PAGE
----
The National Review tries to make sense of data about unemployment rates in areas with greater and lesser unemployment benefits.  It's a notoriously difficult subject to examine, and would be so even if the trigger points about callousness toward the jobless weren't always being pulled.  Ends and means, intentions and results:  there's just no guarantee they'll match up.

The skills needed for unskilled work

Again via Maggie's Farm, the experience of a California employer with a business model built on unskilled labor.
I am not an economist, I am a business school grad. We don't worry about explaining structural imbalances so much as look for the profitable opportunities they might present. So a question we business folks might ask instead is: If there are so many under-employed unskilled workers rattling around in the economy, why aren't entrepreneurs crafting business models to exploit this fact?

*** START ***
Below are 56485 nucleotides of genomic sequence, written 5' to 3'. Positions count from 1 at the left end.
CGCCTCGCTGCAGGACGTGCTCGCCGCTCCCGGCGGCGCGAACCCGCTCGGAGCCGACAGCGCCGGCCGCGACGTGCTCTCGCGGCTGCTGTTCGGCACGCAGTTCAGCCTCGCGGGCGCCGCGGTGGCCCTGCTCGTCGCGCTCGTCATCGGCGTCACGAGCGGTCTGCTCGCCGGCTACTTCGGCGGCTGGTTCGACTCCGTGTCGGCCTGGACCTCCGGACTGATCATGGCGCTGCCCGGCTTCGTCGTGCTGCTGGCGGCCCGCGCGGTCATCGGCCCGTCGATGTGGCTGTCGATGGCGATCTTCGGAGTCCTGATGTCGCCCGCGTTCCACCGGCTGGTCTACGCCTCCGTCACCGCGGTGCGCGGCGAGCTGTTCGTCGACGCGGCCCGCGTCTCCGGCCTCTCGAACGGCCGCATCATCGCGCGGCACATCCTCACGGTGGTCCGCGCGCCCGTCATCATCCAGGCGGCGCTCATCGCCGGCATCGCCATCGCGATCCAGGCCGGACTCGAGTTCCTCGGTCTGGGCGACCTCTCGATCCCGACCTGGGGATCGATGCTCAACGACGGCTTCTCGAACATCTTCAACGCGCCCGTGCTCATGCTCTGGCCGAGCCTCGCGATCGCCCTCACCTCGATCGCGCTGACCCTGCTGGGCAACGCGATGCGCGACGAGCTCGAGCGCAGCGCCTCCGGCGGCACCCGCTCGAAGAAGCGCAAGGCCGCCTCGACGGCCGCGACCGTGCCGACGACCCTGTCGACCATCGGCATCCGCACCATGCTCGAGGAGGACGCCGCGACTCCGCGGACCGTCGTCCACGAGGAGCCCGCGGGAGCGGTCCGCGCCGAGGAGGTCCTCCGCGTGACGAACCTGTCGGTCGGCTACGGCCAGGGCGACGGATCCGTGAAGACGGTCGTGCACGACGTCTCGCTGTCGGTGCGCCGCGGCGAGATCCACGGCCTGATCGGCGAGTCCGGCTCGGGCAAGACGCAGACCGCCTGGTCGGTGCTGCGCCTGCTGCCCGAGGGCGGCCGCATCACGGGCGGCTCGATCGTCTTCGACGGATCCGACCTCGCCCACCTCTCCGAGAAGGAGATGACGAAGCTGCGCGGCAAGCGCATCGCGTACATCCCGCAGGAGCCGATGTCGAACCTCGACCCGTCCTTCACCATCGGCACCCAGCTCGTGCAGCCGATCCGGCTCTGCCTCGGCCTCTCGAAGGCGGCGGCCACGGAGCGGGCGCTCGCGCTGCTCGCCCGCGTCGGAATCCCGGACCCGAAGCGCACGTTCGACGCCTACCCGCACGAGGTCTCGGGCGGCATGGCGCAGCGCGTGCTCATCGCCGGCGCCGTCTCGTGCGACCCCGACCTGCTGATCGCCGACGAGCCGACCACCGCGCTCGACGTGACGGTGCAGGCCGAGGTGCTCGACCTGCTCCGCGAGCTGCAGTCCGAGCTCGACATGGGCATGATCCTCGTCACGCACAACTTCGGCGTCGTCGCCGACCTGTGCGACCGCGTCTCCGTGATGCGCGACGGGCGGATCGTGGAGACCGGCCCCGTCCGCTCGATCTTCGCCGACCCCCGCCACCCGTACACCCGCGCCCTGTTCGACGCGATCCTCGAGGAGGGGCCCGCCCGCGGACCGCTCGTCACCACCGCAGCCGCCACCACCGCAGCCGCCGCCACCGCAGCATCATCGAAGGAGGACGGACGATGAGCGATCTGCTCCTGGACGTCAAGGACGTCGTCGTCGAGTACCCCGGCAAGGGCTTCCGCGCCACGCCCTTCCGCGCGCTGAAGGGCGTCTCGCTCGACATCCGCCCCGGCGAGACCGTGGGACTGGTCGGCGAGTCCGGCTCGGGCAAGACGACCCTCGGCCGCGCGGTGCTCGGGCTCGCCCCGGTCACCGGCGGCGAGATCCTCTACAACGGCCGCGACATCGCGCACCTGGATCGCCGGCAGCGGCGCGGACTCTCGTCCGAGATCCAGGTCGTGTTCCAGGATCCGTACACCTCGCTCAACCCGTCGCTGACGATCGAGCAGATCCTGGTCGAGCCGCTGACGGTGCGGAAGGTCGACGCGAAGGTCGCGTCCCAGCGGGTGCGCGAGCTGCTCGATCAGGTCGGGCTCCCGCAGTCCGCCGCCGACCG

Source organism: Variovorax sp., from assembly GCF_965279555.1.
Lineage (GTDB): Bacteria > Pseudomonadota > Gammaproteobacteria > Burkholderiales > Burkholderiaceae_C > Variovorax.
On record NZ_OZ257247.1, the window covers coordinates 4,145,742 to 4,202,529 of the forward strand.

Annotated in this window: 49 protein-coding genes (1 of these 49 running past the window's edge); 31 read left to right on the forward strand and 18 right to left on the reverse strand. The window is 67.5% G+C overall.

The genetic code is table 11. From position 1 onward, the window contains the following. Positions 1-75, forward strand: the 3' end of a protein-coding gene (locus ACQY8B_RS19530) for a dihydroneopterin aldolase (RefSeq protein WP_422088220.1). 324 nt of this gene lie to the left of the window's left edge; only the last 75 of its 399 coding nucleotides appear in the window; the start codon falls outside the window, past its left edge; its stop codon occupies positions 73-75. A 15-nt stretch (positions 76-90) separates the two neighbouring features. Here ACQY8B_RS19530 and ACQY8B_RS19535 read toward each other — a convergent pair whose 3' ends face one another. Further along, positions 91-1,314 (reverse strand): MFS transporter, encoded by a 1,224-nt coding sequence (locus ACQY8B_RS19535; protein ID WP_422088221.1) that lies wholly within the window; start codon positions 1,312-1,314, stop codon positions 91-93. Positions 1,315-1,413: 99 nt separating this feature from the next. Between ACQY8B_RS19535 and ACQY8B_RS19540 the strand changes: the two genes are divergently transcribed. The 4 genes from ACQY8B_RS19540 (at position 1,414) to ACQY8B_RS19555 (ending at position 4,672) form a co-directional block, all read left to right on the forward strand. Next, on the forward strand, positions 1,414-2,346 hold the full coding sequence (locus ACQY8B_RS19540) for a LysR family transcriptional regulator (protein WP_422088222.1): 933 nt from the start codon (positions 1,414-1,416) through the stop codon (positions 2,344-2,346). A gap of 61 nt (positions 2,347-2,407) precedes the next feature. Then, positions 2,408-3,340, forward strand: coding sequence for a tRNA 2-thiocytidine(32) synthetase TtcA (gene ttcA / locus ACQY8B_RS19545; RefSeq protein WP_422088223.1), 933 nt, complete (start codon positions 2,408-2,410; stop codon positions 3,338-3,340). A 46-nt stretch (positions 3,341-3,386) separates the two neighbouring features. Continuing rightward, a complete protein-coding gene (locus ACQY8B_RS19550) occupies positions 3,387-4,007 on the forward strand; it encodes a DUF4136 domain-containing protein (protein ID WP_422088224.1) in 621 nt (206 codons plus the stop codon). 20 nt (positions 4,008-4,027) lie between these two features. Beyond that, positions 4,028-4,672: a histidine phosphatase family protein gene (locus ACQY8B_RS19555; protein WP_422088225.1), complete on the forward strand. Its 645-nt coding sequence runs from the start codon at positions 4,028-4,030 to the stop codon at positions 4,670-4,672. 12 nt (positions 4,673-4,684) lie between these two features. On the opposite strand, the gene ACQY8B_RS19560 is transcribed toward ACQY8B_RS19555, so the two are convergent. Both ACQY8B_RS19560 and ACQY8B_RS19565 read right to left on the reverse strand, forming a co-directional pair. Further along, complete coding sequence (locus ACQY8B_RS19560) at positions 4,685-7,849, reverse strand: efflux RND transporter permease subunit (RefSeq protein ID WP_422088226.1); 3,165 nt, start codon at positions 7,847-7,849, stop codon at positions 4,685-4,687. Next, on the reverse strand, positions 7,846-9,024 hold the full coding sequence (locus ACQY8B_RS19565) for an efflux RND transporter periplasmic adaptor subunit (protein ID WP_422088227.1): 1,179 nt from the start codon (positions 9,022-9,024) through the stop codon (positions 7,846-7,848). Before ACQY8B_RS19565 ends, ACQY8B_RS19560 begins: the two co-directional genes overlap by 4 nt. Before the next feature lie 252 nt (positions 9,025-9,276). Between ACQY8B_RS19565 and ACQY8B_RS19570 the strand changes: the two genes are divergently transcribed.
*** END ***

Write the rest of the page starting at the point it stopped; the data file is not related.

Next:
. . . .
The reason for my despair comes from a single source: the government is making it increasingly difficult and costly to hire unskilled workers, while simultaneously creating a culture among new workers that short-circuits their ability to make progress.
It would be nice to say that the things "government" is doing along these lines are confined to California, and they're certainly at the absurd end of the spectrum there, but the rot has spread.

Neurotypicality and Tolstoy

Via Maggie's Farm:  Interesting findings about connectivity patterns between right and left brains in most people and in people on the autism spectrum:  people without autism symptoms generally share a typical left-right connection pattern, but autistic people show patterns that not only different from the ordinary, but each from all the others.

The King of Jordan and al-Sisi